The shape of the PC market is changing, due at least in part to the way PCs themselves are changing shape.
According to recent research from Gartner, one of the fastest-growing device categories has achieved enough momentum to earn its own name: the new Premium Ultramobile category includes Apple’s MacBook Air, Microsoft’s Surface Pro, and other lightweight devices that have the full power of a PC or Mac inside but are optimized for mobility.
By contrast, Chromebooks and Windows RT-based devices like the Surface 2 are struggling.
Those conclusions are buried inside Gartner’s just-released worldwide forecast for device shipments. The headline news, , is that the research firm expects total PC shipments for 2014 to increase slightly after slipping in 2013. But the far more interesting story is where that growth is coming from.
Demand for traditional desktop and notebook PCs is declining slowly, but that decline is being more than offset by strong growth in what Gartner calls the Premium Ultramobile category.
Here’s the formal definition (emphasis added):
Premium ultramobiles extend the notebook usage model toward the tablet by refinement of physical characteristics, such as less weight, smaller size and smaller screen size (to enable easier portable usage), and instant-on. Premium ultramobiles typically weigh 1.6 kilograms (kg) and less. They are user-interface-optimized for media consumption, while retaining capabilities for full-scale data processing. Such a device will provide a good productivity and content creation capability compared with basic ultramobiles. It will, therefore, be an alternative to a notebook, dependent on the trade-offs that a user wishes to make between the characteristics of devices and their expected usage pattern. This category includes Microsoft's Windows 8 Intel x86 products and Apple's MacBook Air.
That reference to “Microsoft’s Windows 8 Intel x86 products” currently includes only the Surface Pro line, which is now in its third iteration. And in addition to MacBook Airs (but not MacBook Pros) this category also includes high-end Ultrabooks and hybrids from Lenovo, Dell, HP, Acer, and other PC OEMs.
Gartner first broke out sales numbers for the Ultramobile category beginning in 2012, when it reported 9.8 million units, including MacBook Airs and some early Windows hybrid PCs. In 2013 total shipments in the Premium Ultramobiles category grew to 21.5 million units (with another 3 million units split off into the Other Ultramobiles, Hybrid and Clamshell cagtegory), and the research firm predicts that this segment of the market will grow by 50 percent in 2014 and then increase by 70 percent the following year, with a total of 55 million Premium Ultramobile devices expected to ship in 2015.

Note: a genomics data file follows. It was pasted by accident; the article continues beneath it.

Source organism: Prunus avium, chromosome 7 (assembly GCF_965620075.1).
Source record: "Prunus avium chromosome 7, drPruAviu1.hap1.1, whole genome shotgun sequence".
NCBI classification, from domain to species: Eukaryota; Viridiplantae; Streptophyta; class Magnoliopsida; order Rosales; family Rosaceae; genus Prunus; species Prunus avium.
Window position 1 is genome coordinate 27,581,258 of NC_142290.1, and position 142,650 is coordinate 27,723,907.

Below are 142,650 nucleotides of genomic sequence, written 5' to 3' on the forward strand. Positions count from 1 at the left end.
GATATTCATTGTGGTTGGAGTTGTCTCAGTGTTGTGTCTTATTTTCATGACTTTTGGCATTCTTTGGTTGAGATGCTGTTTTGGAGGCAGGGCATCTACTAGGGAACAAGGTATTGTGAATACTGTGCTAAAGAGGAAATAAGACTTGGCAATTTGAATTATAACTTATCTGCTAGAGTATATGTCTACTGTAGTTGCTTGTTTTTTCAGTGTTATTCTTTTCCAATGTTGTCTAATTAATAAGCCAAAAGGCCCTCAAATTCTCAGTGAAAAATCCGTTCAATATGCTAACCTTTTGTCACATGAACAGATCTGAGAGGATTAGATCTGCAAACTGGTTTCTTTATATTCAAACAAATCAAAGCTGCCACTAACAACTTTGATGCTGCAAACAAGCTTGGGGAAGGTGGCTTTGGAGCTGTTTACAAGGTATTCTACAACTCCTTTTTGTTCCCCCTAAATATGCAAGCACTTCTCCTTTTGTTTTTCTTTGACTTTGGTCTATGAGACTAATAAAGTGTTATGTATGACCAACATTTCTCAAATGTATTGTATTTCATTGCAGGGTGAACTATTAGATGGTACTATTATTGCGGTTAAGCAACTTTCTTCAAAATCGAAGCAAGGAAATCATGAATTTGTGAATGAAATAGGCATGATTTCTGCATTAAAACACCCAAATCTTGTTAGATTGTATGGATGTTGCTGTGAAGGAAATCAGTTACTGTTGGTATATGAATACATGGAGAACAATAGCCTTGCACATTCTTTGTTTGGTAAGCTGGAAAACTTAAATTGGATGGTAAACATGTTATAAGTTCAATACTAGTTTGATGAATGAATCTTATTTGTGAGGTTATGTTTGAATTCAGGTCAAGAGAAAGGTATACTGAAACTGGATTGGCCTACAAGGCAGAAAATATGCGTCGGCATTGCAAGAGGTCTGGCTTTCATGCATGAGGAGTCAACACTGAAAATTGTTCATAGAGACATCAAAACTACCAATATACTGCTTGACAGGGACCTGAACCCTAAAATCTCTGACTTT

To put that number in perspective, Apple sold a total of 17.2 million Macs of all configurations in 2013 and 17 million in 2012. Those totals include iMacs, MacBook Pros, Mac Minis, and Mac Pros, which are counted in the Traditional PCs category.
Or, to put it another way: The worldwide market for all x86-based PCs and Macs will be roughly the same size in 2015 as it was in 2013. But super-lightweight premium PCs optimized for mobility will make up more than 17 percent of that market next year, compared to less than 7 percent in 2013. That's a sizable shift.
If Gartner’s predictions are accurate, the installed base of Premium Ultramobile devices that are less than three years old will exceed 100 million by the end of 2015. Of that total, Windows-based devices should make up roughly 80 percent, with the remainder mostly consisting of MacBook Airs.
Meanwhile, what’s happening to ultramobile devices that aren’t full PCs or Macs? Gartner now breaks those into two subcategories: Basic Ultramobiles and Utility Ultramobiles. The hybrid and clamshell devices in this category include Chromebooks (considered Basic and not Premium devices “because their functionality is considerably limited when not connected to the Internet”). The category also includes Windows RT devices such as the Surface 2 and Nokia Lumia 2520.
Gartner projects that a total of only 16 million Chromebooks, Windows RT machines, and other hybrid and clamshell devices in this group will ship in the three-year period from 2013 through 2015. That number is dwarfed by the 108 million Premium Ultramobile devices expected to ship in the same period.
(On a side note, the most recent browser usage figures from Net Applications and StatCounter confirm the Chromebook's relative rarity. Although ZDNet's coverage of these numbers last week focused on, it's worth noting that Chrome OS hasn't even achieved a blip on the Net Applications/NetMarketShare radar screen. A spokesman for the company confirms that Chrome OS usage on its network has not risen to the level of 0.1 percent of all PCs worldwide, the minimum required to earn a mention in the monthly reports.)